Washington (CNN) - President Barack Obama's top re-election campaign advisers predict that an extended Republican primary battle will produce a weakened GOP nominee, and that a longer process could drain the independent Republican super PACs of much of their money.
And while top officials continue to focus most of their fire on former Massachusetts Gov. Mitt Romney, one of them did compare new GOP front-runner and former House Speaker Newt Gingrich to the rear end of a monkey.
Asked if Gingrich can sustain his front-runner over time, senior Obama campaign strategist David Axelrod said "I told my colleagues yesterday a bit of homespun wisdom that I got from an alderman in Chicago some years ago when one of his colleagues wanted to run for higher office and he was really dubious. He said, 'just remember the higher a monkey climbs on a pole, the more you can see his butt.' So, you know, the Speaker is very high on the pole right now and we'll see how people like the view."
Axelrod also described Gingrich's economic proposals as "far more radical than Romney's," and says if the former House speaker wins the nomination, there's plenty of material in Gingrich's record to use against him in a general election.
His comments came Tuesday as the top Obama campaign officials briefed political reporters in Washington on the campaign's strategy to win the 270 electoral votes needed for re-election next year.
While both the re-election team in Chicago and the Democratic National Committee here in the nation's capitol continue to hammer Romney, Gingrich is beginning to come more and more into their sites.
Last week, in an appearance on CNN, Axelrod described Gingrich as the "Godfather of Gridlock," adding that "I don't think there's any single person in this country that did more to create the kind of discord in Washington that we see today than Newt Gingrich."
Axelrod says that a battle between Gingrich and Romney would hurt rather than help the GOP, adding that "the longer this race goes the more you are going to see these Republican candidates mortgage their general election campaign to win the nomination."
The long nomination battle between then Senators Barack Obama and Hillary Clinton in 2008 in the end was beneficial to the Democrats, building enthusiasm and helping Obama eventually win the White House. But the re-election campaign says it's a different story this time around for the Republicans.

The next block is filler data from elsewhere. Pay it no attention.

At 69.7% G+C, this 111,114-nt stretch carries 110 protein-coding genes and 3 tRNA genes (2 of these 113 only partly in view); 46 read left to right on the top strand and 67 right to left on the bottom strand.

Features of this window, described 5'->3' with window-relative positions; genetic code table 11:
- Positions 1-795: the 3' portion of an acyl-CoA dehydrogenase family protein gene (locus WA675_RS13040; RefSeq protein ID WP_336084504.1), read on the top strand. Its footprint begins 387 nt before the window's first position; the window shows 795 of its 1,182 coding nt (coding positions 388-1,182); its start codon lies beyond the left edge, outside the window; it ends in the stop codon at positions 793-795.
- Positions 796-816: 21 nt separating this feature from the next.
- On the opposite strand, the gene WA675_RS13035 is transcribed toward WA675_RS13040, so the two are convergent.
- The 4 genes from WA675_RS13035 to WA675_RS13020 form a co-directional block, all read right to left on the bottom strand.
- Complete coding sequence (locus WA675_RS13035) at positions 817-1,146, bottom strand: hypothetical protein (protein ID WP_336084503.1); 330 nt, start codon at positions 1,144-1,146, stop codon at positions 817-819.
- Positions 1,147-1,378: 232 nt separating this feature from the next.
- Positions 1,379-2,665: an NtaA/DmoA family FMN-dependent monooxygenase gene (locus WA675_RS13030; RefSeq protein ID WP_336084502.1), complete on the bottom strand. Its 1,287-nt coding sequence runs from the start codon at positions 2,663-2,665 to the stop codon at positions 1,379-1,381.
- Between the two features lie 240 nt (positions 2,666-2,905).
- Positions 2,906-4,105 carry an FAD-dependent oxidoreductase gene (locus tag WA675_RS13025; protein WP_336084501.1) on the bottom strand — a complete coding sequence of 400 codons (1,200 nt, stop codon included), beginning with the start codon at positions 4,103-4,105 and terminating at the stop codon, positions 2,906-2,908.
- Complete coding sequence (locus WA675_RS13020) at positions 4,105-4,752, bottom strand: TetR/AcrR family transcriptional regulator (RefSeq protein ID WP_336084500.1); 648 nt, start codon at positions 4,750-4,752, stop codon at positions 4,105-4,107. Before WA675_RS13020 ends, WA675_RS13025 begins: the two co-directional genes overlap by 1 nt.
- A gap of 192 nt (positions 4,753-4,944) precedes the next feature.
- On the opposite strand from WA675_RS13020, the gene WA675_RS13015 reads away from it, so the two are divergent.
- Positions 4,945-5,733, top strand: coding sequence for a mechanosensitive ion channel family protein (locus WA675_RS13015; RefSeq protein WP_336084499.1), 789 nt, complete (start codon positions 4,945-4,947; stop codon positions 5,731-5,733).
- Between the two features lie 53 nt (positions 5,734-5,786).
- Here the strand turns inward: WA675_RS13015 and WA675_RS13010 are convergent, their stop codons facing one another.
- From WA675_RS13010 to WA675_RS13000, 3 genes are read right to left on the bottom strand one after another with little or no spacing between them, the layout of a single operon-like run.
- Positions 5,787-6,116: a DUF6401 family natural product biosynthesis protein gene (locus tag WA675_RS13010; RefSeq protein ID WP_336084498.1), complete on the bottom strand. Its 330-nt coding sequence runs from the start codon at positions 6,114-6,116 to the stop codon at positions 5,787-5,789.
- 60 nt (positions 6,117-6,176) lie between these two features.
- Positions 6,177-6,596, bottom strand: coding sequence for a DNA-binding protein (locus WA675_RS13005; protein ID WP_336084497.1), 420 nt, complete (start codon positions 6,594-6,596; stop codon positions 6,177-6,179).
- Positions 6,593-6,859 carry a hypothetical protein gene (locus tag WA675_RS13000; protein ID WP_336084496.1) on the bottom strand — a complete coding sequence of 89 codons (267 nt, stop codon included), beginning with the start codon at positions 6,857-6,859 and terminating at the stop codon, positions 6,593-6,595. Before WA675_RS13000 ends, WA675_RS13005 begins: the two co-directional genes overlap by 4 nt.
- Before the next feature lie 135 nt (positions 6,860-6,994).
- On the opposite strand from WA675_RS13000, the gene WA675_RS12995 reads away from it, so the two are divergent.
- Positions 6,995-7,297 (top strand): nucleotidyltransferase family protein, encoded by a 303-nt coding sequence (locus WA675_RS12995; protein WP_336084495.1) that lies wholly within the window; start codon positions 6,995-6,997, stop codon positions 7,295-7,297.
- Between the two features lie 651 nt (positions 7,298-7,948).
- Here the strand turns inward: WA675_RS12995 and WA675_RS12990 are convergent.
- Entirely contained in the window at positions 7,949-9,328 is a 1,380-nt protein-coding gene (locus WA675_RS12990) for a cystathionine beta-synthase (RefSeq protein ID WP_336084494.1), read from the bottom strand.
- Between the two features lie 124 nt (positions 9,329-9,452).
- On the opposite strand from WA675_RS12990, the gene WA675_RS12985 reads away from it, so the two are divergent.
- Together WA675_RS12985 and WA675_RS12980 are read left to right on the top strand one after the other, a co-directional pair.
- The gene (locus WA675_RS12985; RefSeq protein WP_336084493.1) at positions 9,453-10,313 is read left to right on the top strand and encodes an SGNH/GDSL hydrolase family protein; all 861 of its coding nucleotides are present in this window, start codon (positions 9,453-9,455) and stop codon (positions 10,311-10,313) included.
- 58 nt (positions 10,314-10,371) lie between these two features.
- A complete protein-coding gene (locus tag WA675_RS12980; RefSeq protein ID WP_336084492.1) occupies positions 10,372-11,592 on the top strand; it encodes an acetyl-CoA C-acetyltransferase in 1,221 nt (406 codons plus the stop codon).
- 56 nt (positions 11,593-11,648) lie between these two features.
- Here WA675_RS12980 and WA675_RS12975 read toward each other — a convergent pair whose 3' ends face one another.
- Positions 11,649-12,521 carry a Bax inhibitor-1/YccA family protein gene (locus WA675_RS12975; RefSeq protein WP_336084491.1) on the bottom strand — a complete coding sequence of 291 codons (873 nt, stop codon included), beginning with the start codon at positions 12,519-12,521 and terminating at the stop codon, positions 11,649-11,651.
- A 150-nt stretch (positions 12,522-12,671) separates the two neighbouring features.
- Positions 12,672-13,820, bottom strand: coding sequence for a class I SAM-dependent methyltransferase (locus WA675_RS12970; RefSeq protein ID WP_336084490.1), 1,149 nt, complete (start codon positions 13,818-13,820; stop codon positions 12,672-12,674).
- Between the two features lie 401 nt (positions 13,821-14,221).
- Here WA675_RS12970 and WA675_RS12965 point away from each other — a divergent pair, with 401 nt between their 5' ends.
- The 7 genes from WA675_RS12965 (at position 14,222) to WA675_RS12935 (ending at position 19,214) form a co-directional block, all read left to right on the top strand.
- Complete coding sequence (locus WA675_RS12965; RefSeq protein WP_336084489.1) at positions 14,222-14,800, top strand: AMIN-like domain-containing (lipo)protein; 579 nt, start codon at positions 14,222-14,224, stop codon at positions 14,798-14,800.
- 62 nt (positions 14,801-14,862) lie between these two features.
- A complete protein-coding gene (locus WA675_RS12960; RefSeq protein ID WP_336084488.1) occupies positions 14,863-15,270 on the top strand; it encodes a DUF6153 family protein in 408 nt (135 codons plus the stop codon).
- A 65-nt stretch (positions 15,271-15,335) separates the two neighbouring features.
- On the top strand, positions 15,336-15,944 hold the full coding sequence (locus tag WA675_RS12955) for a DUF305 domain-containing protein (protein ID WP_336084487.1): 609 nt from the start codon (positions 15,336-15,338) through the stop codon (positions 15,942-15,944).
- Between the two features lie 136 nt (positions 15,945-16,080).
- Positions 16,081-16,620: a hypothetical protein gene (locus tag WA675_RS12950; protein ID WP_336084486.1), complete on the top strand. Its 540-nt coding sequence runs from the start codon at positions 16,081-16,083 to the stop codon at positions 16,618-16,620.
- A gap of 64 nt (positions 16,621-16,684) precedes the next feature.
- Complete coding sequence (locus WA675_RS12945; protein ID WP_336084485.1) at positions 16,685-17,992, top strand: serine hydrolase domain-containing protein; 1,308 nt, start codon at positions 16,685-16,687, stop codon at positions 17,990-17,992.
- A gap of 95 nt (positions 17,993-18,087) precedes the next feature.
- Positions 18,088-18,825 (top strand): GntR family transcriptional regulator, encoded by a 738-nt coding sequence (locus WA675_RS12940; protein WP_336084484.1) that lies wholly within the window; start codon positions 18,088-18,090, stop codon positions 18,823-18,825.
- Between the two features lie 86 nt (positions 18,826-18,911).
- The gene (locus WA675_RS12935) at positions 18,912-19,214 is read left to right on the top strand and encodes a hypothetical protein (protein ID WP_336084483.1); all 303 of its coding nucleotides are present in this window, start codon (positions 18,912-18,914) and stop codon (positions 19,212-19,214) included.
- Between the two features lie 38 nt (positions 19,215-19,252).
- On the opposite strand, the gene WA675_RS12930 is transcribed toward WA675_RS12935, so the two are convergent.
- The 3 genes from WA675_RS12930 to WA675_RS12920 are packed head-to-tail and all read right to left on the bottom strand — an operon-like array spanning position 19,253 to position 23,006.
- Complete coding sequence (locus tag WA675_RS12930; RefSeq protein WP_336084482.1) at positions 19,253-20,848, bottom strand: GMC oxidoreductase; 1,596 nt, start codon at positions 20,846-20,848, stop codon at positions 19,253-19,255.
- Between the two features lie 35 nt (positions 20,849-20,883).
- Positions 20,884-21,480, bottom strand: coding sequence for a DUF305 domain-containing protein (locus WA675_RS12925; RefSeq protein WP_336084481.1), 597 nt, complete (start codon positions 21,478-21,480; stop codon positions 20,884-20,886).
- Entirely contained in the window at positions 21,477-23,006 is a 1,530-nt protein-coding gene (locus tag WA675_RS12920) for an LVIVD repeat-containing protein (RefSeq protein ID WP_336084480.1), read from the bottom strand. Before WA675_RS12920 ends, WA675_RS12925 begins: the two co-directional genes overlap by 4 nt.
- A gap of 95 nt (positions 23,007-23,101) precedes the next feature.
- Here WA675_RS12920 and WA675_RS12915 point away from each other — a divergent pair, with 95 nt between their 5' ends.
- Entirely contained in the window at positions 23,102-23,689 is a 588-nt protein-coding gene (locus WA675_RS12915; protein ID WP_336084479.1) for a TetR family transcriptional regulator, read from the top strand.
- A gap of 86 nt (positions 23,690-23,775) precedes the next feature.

"The difference here is that we weren't being tugged to a poll in our party. We weren't being tugged to the left in our party. They're being tugged to the right every day," says Axelrod. "I think the longer the race goes, the more they (the GOP candidates) are going to do that (scramble to the right) and the harder it is to scramble back. That wasn't the case in our primary."
The past two weeks have seen a surge in negative attacks between the Republican White House hopefuls and their teams, which the Obama advisers say is dragging down the GOP image.
"None of that is helpful to them. I think it's defining their party in a negative way."
Axelrod says another consequence of an extended nomination battle is that the independent super PACs that are supporting the leading GOP candidates may have depleted funds by the time the general election rolls around, saying that "a lot of that money may be deployed before they ever get to us, deployed in those primaries."
The Obama campaign team also touted that they have an organizational advantage over Republicans, adding that they have more staffers on the ground than the GOP even in Iowa, where the Republican caucus is just three weeks away.
Obama campaign manager Jim Messina said his team has had about one million telephone conversations with supporters and about 90,000 person-to-person meetings with volunteers since the president launched his re-election bid in April.
"Having [a] ground [game] matters and the other side doesn't have that ground [game] and eventually this will turn into a turnout game and a persuasion game and so far they have shown no ability to grow that kind of organization," added Messina
Two groups that they plan to heavily target: Latino voters who they believe will be alienated by the rhetoric of the Republican candidates and the 8 million people who were too young to vote for Obama in 2008.
Messina outlined five paths to re-election victory that would build upon the states that Democratic presidential nominee Sen. John Kerry won in the 2004 contest. The western path calls for winning Colorado, New Mexico, Nevada, as well as Iowa. The Florida path calls for taking the Sunshine state, the biggest prize among the battleground states. The southern path has Obama winning North Carolina and Virginia, while the Midwest path counts on victories in Ohio and Iowa. An expansion path looks to take Arizona from the GOP.
All the paths would put Obama over the 270 electoral votes needed to win a second term in the White House. Messina says that the campaign has not picked any one of the five paths.